Brett Kirkpatrick originated his first mortgage in 1993 and his first reverse mortgage nine years later. For the past six years, Brett has worked for Harbor Mortgage Solutions, based in Braintree, MA. Brett is a regular speaker at NRMLA conferences, has served on various NRMLA committees, and currently is chairman of the Independent Certification Committee, which created and administers the Certified Reverse Mortgage Professional designation. When not originating, he enjoys gardening, pick-up basketball and singing in the church choir. Weekly Report sat down with Brett to discuss the current reverse mortgage marketplace.
Weekly Report: How are you adapting to today’s reverse mortgage market?
Brett Kirkpatrick: By talking to more trusted advisors (attorneys, financial planners and local banks) and more affiliated service providers (home care agencies, realtors, etc.)
WR: Has the conversation changed at all between you and you clients in terms of helping sell the product?
BK: (AAG CEO) Reza Jahangiri made a great observation at the NRMLA conference two years ago when he said that AAG has stopped marketing the product as a “no-payment” loan program because that message was aimed squarely at the needs-based borrower – who were now less likely to qualify. Instead, “flexible payments” or “voluntary payments” would be the message. Our conversations are now about “managing housing wealth as part of a comprehensive financial plan.” With the emergence of proprietary products and new equity release alternatives (Unison, Easy Knock, Home Tap, Point, Quantum, etc.) we can engage in a broader conversation and discuss creative alternatives, including selling-and-moving and using a HECM for Purchase.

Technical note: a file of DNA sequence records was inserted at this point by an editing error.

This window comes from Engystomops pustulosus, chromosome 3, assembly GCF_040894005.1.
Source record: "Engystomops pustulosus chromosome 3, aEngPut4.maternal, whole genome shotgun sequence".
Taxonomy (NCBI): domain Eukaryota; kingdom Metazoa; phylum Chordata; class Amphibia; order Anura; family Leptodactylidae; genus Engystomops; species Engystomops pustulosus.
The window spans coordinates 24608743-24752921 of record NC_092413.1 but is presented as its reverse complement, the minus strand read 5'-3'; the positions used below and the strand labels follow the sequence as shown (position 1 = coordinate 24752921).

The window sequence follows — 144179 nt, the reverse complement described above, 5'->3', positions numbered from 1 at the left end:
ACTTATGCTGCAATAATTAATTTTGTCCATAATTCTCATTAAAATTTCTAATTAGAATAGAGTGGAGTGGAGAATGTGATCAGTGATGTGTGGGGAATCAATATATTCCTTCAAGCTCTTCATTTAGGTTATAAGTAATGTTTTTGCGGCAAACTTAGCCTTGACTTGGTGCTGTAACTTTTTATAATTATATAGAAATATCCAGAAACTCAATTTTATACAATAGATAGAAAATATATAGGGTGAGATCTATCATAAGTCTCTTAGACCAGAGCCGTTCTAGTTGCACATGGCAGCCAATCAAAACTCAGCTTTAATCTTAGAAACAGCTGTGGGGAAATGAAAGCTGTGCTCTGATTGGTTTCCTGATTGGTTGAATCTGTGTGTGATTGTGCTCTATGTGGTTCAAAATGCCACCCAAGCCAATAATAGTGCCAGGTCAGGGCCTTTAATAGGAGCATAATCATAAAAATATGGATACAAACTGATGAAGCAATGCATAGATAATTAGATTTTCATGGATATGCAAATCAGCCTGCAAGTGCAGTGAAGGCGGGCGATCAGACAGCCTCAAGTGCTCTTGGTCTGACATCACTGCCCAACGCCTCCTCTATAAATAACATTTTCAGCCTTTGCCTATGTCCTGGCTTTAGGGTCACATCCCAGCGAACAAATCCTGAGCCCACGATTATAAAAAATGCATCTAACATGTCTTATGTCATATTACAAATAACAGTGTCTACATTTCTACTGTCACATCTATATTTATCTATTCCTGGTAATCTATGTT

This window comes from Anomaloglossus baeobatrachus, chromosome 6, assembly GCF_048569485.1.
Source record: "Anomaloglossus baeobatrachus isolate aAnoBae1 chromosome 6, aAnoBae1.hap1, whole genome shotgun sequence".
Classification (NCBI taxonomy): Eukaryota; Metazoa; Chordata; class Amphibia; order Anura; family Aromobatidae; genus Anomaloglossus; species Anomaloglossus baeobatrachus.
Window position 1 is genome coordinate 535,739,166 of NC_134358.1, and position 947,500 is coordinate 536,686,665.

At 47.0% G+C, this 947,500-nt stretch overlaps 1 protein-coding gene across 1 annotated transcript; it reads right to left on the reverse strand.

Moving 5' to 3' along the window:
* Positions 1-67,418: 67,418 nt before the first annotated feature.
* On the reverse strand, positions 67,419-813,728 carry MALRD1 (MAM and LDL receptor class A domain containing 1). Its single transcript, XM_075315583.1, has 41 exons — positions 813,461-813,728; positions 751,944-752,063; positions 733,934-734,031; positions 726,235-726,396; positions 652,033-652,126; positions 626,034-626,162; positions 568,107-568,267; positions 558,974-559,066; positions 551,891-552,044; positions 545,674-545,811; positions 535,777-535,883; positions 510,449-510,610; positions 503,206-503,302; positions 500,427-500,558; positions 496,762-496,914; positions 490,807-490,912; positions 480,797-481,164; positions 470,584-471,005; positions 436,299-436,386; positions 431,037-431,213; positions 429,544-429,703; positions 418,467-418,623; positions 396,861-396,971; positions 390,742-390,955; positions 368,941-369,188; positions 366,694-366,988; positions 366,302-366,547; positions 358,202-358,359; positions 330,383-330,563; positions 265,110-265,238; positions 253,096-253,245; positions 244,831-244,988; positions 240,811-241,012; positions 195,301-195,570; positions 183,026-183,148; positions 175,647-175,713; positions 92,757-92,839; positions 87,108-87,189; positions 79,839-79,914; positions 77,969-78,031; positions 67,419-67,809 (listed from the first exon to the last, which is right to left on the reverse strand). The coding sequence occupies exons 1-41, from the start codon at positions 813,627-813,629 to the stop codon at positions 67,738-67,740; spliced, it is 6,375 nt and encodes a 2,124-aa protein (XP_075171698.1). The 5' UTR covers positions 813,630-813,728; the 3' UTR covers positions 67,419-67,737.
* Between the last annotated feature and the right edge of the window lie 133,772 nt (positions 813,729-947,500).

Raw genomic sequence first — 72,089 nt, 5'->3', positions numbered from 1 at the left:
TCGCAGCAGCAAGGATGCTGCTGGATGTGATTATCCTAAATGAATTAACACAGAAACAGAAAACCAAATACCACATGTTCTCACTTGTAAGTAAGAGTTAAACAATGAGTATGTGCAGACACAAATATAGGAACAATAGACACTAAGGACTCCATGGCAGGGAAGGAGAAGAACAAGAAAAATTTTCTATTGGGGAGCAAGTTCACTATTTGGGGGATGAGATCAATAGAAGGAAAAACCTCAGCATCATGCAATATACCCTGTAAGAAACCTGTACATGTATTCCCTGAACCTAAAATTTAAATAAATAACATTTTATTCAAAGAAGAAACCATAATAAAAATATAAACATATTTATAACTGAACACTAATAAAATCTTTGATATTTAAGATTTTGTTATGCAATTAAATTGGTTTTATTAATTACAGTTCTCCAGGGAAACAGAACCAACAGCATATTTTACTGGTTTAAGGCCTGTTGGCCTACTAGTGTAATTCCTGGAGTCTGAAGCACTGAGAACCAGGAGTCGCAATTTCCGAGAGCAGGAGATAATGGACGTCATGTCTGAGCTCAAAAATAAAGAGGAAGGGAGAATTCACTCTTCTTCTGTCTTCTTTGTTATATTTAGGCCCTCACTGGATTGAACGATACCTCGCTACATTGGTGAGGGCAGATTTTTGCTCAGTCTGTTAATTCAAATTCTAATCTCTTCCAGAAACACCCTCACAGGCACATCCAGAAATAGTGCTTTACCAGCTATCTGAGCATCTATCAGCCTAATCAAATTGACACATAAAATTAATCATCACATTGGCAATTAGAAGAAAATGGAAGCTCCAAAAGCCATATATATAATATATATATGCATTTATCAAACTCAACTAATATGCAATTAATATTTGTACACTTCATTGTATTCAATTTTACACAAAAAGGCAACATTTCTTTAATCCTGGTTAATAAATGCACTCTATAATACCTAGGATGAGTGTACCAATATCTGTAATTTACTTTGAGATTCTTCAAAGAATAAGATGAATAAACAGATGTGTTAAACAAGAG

WR: What is your favorite reverse mortgage story?
BK: As my partner, George Downey, likes to say, “some of our best loans are loans that we did not do.”
WR: How do you all reach consumers today? Social media?
BK: We have invested in the must-have professional website and have learned to blog. A regular column in a local senior monthly newspaper has been a consistent producer. And we have developed a seminar series which is formatted as a moderated panel discussion between local experts in reverse mortgages, elder law, financial planning and Medicare planning that has been very well received.
WR: What is one (positive) take away for the coming year?
BK: There is plenty ahead. We just got the condo spot approvals back. The interest rate environment has been generous. There a six new HECM proposals from the Treasury and a similar set from the HUD Housing Reform plan. Some of these changes are administrative and therefore under HUD’s current authority. Others are legislative, with all attendant consequences. We can hold out respective breaths for any “October 1 surprises” and then catch our breath and hold it again for the November audit report. “What, me worry?” as Alfred E. Neuman may never say again.